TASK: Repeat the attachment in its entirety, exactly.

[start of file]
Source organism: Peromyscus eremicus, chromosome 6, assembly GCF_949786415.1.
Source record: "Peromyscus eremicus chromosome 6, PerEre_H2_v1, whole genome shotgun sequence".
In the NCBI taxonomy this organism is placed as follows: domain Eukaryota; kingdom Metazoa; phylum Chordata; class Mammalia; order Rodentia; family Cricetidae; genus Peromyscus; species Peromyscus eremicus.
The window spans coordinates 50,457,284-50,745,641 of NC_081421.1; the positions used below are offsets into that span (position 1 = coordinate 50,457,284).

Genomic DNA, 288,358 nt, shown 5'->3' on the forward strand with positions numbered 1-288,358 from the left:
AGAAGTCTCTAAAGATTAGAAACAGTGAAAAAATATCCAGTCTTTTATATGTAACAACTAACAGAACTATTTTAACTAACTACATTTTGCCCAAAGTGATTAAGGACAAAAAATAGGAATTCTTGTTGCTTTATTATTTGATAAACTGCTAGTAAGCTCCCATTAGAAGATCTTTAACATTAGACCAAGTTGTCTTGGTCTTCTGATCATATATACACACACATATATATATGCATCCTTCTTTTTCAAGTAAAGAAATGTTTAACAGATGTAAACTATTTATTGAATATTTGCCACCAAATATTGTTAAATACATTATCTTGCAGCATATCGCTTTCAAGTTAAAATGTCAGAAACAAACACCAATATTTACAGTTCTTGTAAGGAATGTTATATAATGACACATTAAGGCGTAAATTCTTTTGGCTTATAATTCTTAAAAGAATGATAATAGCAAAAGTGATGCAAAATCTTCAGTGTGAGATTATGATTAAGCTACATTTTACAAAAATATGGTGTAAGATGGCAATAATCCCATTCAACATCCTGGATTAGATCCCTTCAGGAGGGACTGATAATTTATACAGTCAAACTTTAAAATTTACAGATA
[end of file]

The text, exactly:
Source organism: Peromyscus eremicus, chromosome 6, assembly GCF_949786415.1.
Source record: "Peromyscus eremicus chromosome 6, PerEre_H2_v1, whole genome shotgun sequence".
In the NCBI taxonomy this organism is placed as follows: domain Eukaryota; kingdom Metazoa; phylum Chordata; class Mammalia; order Rodentia; family Cricetidae; genus Peromyscus; species Peromyscus eremicus.
The window spans coordinates 50,457,284-50,745,641 of NC_081421.1; the positions used below are offsets into that span (position 1 = coordinate 50,457,284).

Genomic DNA, 288,358 nt, shown 5'->3' on the forward strand with positions numbered 1-288,358 from the left:
AGAAGTCTCTAAAGATTAGAAACAGTGAAAAAATATCCAGTCTTTTATATGTAACAACTAACAGAACTATTTTAACTAACTACATTTTGCCCAAAGTGATTAAGGACAAAAAATAGGAATTCTTGTTGCTTTATTATTTGATAAACTGCTAGTAAGCTCCCATTAGAAGATCTTTAACATTAGACCAAGTTGTCTTGGTCTTCTGATCATATATACACACACATATATATATGCATCCTTCTTTTTCAAGTAAAGAAATGTTTAACAGATGTAAACTATTTATTGAATATTTGCCACCAAATATTGTTAAATACATTATCTTGCAGCATATCGCTTTCAAGTTAAAATGTCAGAAACAAACACCAATATTTACAGTTCTTGTAAGGAATGTTATATAATGACACATTAAGGCGTAAATTCTTTTGGCTTATAATTCTTAAAAGAATGATAATAGCAAAAGTGATGCAAAATCTTCAGTGTGAGATTATGATTAAGCTACATTTTACAAAAATATGGTGTAAGATGGCAATAATCCCATTCAACATCCTGGATTAGATCCCTTCAGGAGGGACTGATAATTTATACAGTCAAACTTTAAAATTTACAGATA